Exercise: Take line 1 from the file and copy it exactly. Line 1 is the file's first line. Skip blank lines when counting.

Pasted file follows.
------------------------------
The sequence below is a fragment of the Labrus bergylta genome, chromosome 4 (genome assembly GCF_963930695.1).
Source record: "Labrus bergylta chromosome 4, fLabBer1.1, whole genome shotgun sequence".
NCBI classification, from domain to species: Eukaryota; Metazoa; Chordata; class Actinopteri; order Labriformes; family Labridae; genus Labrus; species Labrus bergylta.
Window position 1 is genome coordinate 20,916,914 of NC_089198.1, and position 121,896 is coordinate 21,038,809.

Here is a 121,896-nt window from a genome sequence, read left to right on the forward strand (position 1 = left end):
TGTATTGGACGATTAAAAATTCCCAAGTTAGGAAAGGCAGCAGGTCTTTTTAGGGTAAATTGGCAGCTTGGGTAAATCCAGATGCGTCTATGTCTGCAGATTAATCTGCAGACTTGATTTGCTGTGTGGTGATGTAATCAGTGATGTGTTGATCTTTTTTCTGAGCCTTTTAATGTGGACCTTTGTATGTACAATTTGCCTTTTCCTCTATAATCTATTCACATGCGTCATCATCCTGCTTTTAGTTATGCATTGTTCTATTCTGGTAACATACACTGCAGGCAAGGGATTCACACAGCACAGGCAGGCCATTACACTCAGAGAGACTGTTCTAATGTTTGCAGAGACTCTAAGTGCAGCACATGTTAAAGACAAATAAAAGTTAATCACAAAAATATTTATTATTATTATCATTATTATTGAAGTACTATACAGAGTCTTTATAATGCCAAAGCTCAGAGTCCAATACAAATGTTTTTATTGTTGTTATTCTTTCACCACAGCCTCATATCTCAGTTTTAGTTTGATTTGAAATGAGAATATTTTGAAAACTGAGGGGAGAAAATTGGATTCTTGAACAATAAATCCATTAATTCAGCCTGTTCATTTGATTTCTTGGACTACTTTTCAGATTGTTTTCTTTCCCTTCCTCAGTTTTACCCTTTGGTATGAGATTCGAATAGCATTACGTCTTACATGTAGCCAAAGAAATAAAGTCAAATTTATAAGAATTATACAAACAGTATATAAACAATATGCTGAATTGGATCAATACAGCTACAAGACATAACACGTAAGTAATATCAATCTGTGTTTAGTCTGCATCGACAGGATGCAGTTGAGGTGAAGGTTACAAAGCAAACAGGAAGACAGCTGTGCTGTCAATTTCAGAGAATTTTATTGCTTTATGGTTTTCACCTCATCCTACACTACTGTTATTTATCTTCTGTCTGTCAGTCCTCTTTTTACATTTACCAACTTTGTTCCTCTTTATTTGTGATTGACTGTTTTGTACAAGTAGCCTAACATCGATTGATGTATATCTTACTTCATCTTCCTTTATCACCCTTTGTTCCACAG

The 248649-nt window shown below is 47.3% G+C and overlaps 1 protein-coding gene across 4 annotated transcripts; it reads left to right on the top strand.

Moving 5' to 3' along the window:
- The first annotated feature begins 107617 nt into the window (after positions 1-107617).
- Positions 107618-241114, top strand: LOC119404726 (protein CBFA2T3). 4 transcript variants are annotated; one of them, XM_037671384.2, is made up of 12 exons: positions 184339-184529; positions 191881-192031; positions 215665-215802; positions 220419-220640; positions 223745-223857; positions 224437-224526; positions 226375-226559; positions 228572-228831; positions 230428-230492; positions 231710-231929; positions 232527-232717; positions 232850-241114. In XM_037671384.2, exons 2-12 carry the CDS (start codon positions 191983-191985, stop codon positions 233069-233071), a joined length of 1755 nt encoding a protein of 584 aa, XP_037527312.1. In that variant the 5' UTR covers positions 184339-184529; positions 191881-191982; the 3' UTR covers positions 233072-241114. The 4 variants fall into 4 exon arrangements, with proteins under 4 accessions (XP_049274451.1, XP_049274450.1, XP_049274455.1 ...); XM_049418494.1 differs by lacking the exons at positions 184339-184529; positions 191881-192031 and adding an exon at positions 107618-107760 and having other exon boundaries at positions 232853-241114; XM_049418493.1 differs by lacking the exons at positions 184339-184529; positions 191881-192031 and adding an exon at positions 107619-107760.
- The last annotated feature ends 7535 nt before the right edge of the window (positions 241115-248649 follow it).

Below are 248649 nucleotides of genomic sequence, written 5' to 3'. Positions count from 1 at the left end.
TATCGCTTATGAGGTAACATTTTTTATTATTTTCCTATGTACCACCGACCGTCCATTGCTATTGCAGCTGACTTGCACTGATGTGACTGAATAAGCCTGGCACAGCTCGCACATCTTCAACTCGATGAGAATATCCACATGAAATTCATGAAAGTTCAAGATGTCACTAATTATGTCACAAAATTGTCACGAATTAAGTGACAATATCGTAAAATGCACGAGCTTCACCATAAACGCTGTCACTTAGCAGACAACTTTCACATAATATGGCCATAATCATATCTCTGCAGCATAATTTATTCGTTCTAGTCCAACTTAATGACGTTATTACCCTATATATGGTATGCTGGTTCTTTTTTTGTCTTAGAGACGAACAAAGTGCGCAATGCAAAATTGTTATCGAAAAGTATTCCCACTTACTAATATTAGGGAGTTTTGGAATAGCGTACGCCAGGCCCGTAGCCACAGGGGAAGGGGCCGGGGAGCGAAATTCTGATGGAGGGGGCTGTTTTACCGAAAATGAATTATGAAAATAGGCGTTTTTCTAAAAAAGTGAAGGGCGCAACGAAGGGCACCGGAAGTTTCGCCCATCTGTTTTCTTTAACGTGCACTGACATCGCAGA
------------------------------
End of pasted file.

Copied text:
The sequence below is a fragment of the Labrus bergylta genome, chromosome 4 (genome assembly GCF_963930695.1).